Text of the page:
As well as the Holiday Activities and Food programme, we are providing food vouchers for disadvantaged children through the COVID Summer Food Fund. Due to the unprecedented nature of the COVID-19 outbreak, we recognise families will face increased pressure on household budgets over the coming months. This fund will enable children who are eligible for benefits-related free school meals to be supported over the summer holiday period. During the COVID-19 outbreak, we have also temporarily extended the free school meals eligibility to include some groups who have no recourse to public funds.

Alongside this support, we also have a comprehensive set of services that will continue to support young people over the summer months. The National Citizen Service (NCS) will provide a new support offer for 16 to 17 year olds. Further education colleges and schools will be offered a menu of NCS activities over 2-10 days, which can be tailored to support any summer or autumn activities that the college or other provider are running as part of their post COVID-19 re-engagement or induction phases with students. This support will be free to further education colleges and schools and delivered in late summer and throughout autumn.

We have also distributed funding to strengthen key frontline services, including £34.15 million to support vulnerable children’s charities. This funding has been used to provide online counselling, therapy and face to face support for vulnerable children through a coalition of charities led by Barnardo’s, as well as funding to expand helplines and provide ongoing support to particularly vulnerable groups.

A range of other support for vulnerable children will continue over the summer holidays including maintaining contact with families through the Ministry of Communities, Housing and Local Government’s Troubled Families programme, as well as the Home Office’s Violence Reduction Units that will continue to bring together multi-agency partners to tackle violent crime and provide summer provision.

The government is also providing £1 billion of catch-up funding to directly tackle the impact of lost teaching time over the 2020-21 academic year. This includes £650 million to be shared across state primary and secondary schools, which can be used to support pupils through summer school provision.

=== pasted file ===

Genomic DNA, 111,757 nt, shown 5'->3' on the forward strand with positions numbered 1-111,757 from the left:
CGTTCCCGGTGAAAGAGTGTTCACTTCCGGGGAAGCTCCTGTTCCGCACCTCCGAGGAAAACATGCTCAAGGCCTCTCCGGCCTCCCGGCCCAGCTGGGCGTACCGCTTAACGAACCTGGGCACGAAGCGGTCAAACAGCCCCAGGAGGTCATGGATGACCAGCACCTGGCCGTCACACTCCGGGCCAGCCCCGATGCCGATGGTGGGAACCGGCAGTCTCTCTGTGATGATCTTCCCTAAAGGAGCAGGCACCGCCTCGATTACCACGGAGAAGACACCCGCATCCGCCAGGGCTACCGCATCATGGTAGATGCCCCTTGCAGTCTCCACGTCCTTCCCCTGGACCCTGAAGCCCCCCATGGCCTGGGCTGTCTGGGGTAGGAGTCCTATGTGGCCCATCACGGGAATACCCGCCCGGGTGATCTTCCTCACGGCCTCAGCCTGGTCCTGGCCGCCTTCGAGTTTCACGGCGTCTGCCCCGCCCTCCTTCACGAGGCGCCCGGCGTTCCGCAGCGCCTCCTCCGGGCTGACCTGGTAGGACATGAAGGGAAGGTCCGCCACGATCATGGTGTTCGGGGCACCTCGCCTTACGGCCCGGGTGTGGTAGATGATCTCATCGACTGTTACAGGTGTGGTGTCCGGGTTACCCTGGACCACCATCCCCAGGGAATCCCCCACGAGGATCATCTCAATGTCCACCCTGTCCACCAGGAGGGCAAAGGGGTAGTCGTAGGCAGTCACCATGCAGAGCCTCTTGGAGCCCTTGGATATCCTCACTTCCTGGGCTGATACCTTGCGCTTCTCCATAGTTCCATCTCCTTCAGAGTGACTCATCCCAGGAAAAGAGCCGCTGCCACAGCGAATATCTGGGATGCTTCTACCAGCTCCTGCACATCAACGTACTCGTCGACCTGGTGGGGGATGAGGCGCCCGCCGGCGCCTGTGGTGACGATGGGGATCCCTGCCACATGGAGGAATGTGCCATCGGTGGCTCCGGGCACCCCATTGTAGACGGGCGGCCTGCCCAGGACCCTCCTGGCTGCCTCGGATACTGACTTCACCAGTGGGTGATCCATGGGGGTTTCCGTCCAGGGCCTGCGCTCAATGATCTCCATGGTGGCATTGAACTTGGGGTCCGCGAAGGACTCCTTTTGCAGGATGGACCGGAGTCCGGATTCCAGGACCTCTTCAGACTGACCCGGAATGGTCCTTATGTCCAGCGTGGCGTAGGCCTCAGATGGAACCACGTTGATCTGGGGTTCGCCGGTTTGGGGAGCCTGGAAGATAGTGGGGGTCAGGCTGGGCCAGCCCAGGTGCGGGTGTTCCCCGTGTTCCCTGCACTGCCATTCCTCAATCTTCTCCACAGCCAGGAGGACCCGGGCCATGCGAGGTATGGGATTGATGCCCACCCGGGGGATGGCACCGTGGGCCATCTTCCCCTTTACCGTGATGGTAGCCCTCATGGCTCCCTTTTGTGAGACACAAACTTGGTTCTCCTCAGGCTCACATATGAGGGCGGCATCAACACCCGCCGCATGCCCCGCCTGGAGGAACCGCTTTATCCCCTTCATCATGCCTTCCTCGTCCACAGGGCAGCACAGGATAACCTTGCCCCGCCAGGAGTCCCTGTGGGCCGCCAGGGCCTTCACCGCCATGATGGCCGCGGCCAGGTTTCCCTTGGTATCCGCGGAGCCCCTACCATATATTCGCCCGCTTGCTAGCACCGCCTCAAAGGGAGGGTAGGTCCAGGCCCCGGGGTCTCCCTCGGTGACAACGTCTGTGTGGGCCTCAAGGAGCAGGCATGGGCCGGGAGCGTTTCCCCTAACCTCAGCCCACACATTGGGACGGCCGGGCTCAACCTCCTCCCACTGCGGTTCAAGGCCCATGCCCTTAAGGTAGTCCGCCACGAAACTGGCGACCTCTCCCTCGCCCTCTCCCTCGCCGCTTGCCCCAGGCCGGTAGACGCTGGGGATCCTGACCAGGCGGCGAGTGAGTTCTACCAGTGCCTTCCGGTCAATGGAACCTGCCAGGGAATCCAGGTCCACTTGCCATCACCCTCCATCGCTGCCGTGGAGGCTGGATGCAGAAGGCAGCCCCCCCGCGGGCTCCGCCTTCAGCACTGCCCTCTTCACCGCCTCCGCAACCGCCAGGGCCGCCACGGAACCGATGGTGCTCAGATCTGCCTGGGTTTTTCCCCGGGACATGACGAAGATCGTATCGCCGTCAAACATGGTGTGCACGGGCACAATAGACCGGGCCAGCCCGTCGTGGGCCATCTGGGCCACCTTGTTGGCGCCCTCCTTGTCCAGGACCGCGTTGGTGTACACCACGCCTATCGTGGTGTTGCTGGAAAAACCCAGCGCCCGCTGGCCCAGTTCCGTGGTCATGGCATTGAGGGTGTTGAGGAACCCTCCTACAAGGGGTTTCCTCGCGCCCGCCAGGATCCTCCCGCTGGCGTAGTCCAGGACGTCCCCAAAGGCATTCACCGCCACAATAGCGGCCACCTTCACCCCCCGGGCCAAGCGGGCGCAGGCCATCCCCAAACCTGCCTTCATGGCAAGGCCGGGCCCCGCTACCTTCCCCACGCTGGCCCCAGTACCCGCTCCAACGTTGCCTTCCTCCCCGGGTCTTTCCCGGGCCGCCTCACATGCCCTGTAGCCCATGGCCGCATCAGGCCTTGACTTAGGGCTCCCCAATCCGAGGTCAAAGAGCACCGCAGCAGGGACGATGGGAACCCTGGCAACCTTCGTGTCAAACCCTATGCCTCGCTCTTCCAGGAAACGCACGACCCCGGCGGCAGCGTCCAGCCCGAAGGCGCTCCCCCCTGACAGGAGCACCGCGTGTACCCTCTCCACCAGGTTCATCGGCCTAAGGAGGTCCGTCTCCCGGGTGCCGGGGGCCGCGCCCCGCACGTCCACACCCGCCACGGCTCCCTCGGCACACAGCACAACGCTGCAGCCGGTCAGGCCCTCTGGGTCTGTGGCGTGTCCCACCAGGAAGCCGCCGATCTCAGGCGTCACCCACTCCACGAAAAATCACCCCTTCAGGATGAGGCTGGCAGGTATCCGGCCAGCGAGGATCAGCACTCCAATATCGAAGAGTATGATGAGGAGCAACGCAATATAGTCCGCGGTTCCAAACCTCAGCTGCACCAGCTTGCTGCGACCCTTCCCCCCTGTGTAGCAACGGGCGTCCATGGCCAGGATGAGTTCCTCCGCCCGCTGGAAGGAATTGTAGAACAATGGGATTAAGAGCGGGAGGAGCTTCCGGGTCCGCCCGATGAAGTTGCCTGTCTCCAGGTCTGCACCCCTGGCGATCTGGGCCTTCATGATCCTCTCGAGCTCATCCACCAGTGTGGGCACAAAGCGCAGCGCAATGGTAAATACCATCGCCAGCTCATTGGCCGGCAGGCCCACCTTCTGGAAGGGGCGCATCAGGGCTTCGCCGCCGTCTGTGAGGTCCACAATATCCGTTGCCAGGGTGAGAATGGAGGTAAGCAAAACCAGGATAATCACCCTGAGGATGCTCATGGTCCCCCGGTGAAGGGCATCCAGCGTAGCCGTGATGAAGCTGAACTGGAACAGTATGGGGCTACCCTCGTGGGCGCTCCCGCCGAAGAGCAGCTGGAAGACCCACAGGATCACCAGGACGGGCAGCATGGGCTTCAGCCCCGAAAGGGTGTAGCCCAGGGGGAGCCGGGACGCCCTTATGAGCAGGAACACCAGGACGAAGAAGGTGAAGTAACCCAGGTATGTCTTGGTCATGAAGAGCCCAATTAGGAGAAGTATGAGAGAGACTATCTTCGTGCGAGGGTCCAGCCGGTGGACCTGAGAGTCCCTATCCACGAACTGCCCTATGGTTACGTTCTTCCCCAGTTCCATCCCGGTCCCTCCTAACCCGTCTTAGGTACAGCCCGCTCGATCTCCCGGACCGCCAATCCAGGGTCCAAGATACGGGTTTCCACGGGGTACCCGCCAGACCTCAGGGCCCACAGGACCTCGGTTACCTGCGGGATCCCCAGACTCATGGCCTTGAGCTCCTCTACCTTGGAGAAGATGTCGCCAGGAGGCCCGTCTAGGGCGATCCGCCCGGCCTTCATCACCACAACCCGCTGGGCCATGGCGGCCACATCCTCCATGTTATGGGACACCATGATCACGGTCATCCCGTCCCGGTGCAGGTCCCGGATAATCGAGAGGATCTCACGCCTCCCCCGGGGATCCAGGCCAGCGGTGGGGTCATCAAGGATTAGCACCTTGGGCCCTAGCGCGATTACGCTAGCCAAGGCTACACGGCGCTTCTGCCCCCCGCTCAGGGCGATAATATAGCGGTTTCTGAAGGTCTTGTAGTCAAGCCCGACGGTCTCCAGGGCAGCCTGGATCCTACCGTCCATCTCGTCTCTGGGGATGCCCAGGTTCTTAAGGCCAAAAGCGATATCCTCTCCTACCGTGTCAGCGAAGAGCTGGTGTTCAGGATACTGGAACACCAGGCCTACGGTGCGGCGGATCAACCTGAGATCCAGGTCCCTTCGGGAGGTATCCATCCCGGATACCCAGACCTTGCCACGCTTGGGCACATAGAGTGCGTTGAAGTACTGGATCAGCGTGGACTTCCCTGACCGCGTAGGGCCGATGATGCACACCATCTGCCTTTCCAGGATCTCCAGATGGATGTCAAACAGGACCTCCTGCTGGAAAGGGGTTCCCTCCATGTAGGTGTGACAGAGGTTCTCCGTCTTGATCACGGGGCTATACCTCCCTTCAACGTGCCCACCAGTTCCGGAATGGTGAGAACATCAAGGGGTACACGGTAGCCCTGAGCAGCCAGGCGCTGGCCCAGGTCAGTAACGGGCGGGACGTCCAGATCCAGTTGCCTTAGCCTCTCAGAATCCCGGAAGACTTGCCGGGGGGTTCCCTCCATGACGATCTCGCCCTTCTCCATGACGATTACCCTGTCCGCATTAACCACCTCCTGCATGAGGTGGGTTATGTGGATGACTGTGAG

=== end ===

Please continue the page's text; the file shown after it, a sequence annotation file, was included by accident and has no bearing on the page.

13th Mar 2020
To ask the Secretary of State for Education, what steps he is taking to protect children that have underlying health conditions that attend special educational needs provision from covid-19.

Supporting education settings to mitigate the impact of Covid-19 is the department’s highest priority.

We are working closely with colleagues across the government to ensure that all appropriate arrangements and support are in place for all of the department’s sectors, from early years and childcare to schools and children’s social care and also for vulnerable groups including children with long-term medical conditions.

Schools should continue to support their pupils’ health needs as normal and should follow Public Health England advice at: https://www.gov.uk/guidance/coronavirus-covid-19-information-for-the-public.

17th Jan 2020
To ask the Secretary of State for Education, what recent steps he has taken to tackle teacher shortages.

There are over 453,000 teachers in our schools – 12,000 more than in 2010 – and postgraduate recruitment to teacher training is at its highest level since 2010-11. The Government recognises that we need to do more to attract and retain teachers, particularly as the economy improves, pupil numbers grow and the demand for talented graduates increases.

Last year, the Department launched the first ever integrated strategy to recruit and retain more teachers. This included the biggest teaching reform in a generation: the Early Career Framework (ECF). The ECF will provide new teachers with the solid foundations for a successful career in teaching, backed by £130 million a year in funding when fully rolled out in 2021.

The strategy also set out priorities to make it easier for great people to join the profession, develop clearer career pathways for classroom teachers, and help school leaders establish more supportive school cultures to reduce teacher workload.